U.S. Sixth Circuit - The FindLaw 6th Circuit Court of Appeals Opinion Summaries Blog


No Hostile Work Environment at Union for 'Jim Crow' Comments

Over a sharp dissent about 'Jim Crow-like' comments, a federal appeals court said a black woman did not prove a hostile work environment against a union based on "a smattering of offensive conduct."

The U.S. Sixth Circuit Court of Appeals said the plaintiff had a novel claim because the court had never addressed whether Title VII covers hostile work environment claims against a union. If the law applied, however, the court said the plaintiff did not have enough evidence to support her claim in Phillips v. UAW International.

"Whether unions can be held liable for a Title VII hostile work environment claim is only at issue if Phillips has made the adequate showing that there was a hostile work environment," Judge David McKeague said. "She hasn't. "

The Sixth Circuit's Judge Damon J. Keith has served on the bench since 1967, and on the Sixth Circuit for four decades, but the 94-year-old jurist isn't exactly a household name. That may be changing soon, though.

A new documentary, "Walk With Me: The Trials of Damon J. Keith" seeks to introduce Judge Keith to a wider audience, while exploring his work as a judge and a civil rights leader.

President Trump will nominate Amul Thapar to the Sixth Circuit, the White House announced on Tuesday. Thapar currently sits on the District Court for the Eastern District of Kentucky.

This is not the first time Trump has considered Thapar for a promotion, either. The judge was included on President Trump's short list of candidates to replace Justice Scalia on the Supreme Court. That spot went to the Tenth Circuit's Neil Gorsuch, but a shot at the Sixth isn't a bad consolation prize.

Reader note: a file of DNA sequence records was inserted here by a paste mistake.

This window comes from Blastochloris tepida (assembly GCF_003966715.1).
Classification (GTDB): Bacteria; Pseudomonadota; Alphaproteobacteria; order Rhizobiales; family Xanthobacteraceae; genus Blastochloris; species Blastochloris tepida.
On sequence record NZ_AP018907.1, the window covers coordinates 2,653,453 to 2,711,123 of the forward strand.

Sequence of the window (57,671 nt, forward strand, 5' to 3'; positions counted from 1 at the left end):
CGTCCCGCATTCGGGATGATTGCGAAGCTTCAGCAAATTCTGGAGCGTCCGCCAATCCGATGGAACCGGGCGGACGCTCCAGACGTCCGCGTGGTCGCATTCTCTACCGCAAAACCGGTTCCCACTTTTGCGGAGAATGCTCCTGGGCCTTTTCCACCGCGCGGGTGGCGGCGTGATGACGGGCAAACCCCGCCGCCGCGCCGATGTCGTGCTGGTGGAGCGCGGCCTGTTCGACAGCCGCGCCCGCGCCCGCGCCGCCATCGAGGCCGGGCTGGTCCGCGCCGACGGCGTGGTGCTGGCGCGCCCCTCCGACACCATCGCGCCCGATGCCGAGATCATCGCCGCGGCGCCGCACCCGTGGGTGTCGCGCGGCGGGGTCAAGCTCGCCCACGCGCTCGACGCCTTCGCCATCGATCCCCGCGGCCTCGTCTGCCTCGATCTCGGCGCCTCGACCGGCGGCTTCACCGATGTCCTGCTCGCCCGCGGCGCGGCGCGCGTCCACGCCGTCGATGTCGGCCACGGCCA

Court Gives FedEx Worker Another Chance to Prove Age Discrimination

Reinstating an age discrimination case, a federal appeals court said "suspicious circumstances" surrounded the termination of a former FedEx manager.

The U.S. Sixth Circuit Court of Appeals said Gerard Howley, who had worked for the company 21 years, never had a reprimand until a new supervisor took over. A short time later, the new supervisor piled on warnings and then fired Howley for poor performance. The appeals court didn't buy it.

"Most significantly, there are the suspicious circumstances surrounding Howley's termination that give rise to a negative inference of age discrimination," Judge Eric Lee Clay wrote for the panel in Howley v. Federal Express Corporation.

"FedEx contends that it had legitimate reasons for issuing a warning to Howley on all three occasions for which he was disciplined," the panel continued. "However, this Court is struck by the relatively minor nature of Howley's offenses and wonders whether any of them merited termination."

Court Affirms Firing of Employee Who Carried Gun at Work

It should come as no surprise that Kentucky -- famous for the Kentucky Long Rifle -- allows workers to lawfully carry concealed weapons on the job.

After all, "Brown Bessie" was America's first firearm. She cleared the frontier, won the Revolution, and made U.S. history as much as any settler. So in Kentucky, they stand united behind their guns.

And so did Bruce Holly. He had a concealed weapons permit, and he kept a gun in his car at United Parcel Services.

The problem was the employer had a policy against workers possessing or using weapons on company property. And after Holly took the gun out of his car and placed it in another employee's vehicle, the company fired him.

En Banc 6th Cir. to Hear Government-Led Prayer Case